Such is the life of a reliever.
A game lasts nearly 5 ½ hours and in the end it was two guys left to answer questions and say how awul they felt about letting their team down. To the credit of both Winkler and Moylan, they were at their lockers to talk to reporters afterward, not holed away in a training room or making a quick exit before reporters had finished their customary postgame interview with the manager.
“I felt good, I didn’t feel nervous; I was comfortable on the mound,” said Winkler, who recorded only one out and was charged with almost as many runs (four) as he’d given up all season previously. “Just one of those days. Obviously it isn’t how I drew it up, and kind of let the team down tonight. But that’s why you play 162 (games) and be ready to get back at it tomorrow; hopefully I get another opportunity tomorrow.”
He might not get another opportunity right away to close a game. Winkler had hoped to get more high-leverage situations, having worked up steadily from a middle-relief role in the early season to a primary setup role lately and unofficial backup closer. This was what he was waiting for.
And it blew up in his face.
He pitched like an All-Star until the past eight days, posting a stunning 0.99 ERA and .140 opponents’ average in his first 29 games before giving up seven hits and six earned runs in 2 1/3 innings over three appearances beginning June 14.
His ERA has gone from 0.99 to 2.73 and his opponents’ average from .140 to .187 in a span of three appearances.
After not giving up more than one hit in his first 26 appearances, Winkler has allowed two or more hits in four of his past six including three hits twice in his past three appearances. He said fatigue hasn’t been a factor.
“No, I’ve been putting too much pressure on myself,” he said. “Getting caught up in stuff that I can’t control. I just need to go back to the basics and making pitches, just worrying about that. I’ve just been trying to do too much.”
He knew there would be a chance that he’d be called on to close if the Braves took a lead Friday, because Vizcaino has been out since Sunday and pitchers knew Snitker probably would stay away from using him at least one more day.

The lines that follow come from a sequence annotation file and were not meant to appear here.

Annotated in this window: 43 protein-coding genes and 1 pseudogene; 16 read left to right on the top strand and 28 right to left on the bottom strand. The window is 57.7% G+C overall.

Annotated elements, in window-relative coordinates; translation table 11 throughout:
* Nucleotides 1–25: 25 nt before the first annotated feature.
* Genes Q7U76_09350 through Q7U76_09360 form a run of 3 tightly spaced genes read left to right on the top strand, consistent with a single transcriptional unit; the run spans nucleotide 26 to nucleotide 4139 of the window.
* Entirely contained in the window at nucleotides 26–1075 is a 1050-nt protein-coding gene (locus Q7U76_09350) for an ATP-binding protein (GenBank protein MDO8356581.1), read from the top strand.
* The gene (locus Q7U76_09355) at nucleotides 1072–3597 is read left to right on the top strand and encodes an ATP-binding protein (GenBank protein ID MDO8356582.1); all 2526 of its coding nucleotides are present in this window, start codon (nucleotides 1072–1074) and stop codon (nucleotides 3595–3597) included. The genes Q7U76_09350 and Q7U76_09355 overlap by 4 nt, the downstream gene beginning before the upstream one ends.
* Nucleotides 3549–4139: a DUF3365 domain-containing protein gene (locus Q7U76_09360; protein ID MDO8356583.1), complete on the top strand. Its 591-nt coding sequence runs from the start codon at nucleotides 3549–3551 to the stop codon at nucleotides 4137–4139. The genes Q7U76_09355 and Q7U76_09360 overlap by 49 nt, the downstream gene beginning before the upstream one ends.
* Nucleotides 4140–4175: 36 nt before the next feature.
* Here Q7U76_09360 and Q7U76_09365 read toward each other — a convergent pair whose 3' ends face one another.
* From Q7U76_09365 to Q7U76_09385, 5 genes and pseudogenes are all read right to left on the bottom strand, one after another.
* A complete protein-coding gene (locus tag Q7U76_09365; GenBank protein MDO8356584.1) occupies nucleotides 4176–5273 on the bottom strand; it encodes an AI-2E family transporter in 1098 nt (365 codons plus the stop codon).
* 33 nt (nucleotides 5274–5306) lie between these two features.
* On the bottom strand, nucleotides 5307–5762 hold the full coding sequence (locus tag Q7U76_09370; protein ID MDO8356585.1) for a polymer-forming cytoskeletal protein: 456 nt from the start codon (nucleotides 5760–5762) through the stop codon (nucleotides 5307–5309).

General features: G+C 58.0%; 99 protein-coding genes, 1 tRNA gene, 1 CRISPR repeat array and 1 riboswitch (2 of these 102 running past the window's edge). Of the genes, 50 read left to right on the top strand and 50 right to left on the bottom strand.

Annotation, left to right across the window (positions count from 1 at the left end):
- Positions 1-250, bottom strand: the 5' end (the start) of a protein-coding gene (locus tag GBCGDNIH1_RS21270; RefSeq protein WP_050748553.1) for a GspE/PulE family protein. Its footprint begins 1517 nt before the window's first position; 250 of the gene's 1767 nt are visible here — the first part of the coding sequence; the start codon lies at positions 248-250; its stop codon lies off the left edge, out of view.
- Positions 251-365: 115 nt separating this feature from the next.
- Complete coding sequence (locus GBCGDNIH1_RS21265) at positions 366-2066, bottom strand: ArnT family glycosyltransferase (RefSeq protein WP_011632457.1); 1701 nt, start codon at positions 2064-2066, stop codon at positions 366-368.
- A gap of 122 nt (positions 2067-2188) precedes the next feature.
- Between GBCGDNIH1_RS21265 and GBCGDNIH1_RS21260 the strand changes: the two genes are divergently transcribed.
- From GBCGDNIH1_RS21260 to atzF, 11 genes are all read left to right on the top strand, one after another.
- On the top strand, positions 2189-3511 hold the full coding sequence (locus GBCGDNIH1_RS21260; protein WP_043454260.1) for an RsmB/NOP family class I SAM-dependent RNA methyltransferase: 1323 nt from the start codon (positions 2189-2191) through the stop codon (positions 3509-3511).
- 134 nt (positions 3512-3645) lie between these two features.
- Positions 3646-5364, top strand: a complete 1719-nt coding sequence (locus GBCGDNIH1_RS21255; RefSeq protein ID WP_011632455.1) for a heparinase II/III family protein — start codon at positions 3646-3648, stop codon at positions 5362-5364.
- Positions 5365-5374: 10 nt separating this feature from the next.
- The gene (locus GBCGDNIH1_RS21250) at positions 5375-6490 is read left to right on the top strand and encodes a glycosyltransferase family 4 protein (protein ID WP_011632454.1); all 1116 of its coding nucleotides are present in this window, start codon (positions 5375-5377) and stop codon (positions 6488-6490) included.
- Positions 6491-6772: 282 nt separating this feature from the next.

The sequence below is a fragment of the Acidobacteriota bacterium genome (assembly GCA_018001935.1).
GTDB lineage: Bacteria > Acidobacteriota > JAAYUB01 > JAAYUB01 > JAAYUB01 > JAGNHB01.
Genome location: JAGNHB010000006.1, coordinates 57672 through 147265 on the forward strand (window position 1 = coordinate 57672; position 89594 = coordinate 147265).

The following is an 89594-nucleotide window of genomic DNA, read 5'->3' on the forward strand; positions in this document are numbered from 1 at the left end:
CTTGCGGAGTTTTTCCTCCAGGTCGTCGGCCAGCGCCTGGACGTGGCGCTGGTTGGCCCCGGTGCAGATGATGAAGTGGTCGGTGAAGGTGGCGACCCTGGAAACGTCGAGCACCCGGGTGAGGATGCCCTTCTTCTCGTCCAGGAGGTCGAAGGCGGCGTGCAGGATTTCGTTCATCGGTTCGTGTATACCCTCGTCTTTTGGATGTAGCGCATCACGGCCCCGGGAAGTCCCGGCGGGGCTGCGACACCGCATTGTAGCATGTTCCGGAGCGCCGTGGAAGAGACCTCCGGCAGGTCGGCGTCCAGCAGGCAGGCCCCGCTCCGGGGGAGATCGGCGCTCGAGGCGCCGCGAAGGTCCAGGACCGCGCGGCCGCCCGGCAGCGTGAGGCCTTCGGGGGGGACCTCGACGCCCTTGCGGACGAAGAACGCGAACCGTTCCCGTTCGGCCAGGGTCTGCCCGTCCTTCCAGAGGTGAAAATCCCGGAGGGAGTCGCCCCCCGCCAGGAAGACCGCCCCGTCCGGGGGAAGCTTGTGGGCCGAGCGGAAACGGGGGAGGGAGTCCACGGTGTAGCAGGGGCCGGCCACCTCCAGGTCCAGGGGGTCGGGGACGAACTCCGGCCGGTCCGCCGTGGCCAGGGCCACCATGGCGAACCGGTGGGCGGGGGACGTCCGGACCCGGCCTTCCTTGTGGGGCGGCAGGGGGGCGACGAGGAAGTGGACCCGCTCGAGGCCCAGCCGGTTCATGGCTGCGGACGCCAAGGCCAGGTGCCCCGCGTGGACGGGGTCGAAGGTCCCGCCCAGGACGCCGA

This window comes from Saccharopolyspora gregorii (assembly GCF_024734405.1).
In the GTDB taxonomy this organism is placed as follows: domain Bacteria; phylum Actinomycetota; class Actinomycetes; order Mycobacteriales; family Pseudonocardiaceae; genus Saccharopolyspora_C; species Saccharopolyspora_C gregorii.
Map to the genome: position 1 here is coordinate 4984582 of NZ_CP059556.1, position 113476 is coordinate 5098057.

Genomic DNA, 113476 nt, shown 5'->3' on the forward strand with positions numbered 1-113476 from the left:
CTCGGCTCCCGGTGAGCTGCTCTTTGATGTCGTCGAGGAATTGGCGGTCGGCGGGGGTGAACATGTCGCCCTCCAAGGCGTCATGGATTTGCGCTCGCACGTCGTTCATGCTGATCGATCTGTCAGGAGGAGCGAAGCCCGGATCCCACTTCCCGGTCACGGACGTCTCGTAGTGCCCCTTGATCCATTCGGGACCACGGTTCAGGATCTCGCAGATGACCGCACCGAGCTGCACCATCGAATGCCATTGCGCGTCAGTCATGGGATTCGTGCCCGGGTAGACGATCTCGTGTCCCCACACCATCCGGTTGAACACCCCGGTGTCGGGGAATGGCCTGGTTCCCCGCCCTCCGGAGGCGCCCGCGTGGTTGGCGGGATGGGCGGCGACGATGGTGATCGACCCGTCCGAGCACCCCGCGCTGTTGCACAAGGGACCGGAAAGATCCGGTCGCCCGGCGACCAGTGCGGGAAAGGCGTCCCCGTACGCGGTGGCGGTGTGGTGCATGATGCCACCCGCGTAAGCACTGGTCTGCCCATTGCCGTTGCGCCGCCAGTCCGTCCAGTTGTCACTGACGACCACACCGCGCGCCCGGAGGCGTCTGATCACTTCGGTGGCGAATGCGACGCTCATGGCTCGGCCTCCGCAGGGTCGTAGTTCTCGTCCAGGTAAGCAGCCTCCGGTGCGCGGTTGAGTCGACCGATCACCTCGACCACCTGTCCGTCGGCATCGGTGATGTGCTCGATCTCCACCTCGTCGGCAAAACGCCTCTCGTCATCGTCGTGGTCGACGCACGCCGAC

But after the Braves took a 3-1 lead on Charlie Culberson’s two-run double in the eighth inning, Winkler took the ball in the ninth and gave up three hits and a walk in five batters before giving way to Sam Freeman, who gave up three more hits and a sacrifice fly before he was lifted and a six-run inning was in the books for the Orioles.
“Cutter command wasn’t as sharp as it has been, and I just got a little winded,” Winkler said. “Honestly I think I just got a little excited to be in the ninth inning. I’ve been wanting those opportunities for a while now and I think I was just rushing a little bit. Everything was up, and the ninth inning those guys aren’t going to miss pitches in the middle of the plate. I had to face a really good lineup today. They got me.”
Moylan, the 39-year-old Aussie, wasn’t overly excited or winded or anything else in the 15th inning. He said he just made bad pitches and they got hit – or hit Orioles.
“We played 15 innings and I came in and couldn’t control anything, really,” said Moylan, who gave up three hits, three runs, one walk and hit a batter in one inning of work, the decisive inning. “It was just a frustrating inning. I’m way better than that and this team deserved a lot better effort than that.”
He hit the first batter he faced, Craig Gentry, and nearly hit (unintentionally) the next batter as he executed a sacrifice bunt.
“Call it mechanical, call it mental, call it whatever, it’s just not good enough,” said Moylan, who has allowed six runs, two homers and a .462 opponents’ batting average in 2 2/3 innings during four appearances over a 12-day span.
Machado was up next and crushed an 0-2 slider that was right in his wheelhouse. There were more hits and another run before the inning was through, but the Machado homer – after Moylan got ahead in the count – was the killer.
Asked if he’d do anything different in the Machado at-bat if he had it to do over, Moylan said,
“I wouldn’t hang it, and obviously an 0-2 slider is not supposed to be middle-in. So….” he said. “It’s one of those ones that slipped out of the hand and ended up middle-middle. If any of their guys threw a pitch like that it was probably going to get hit out, too.”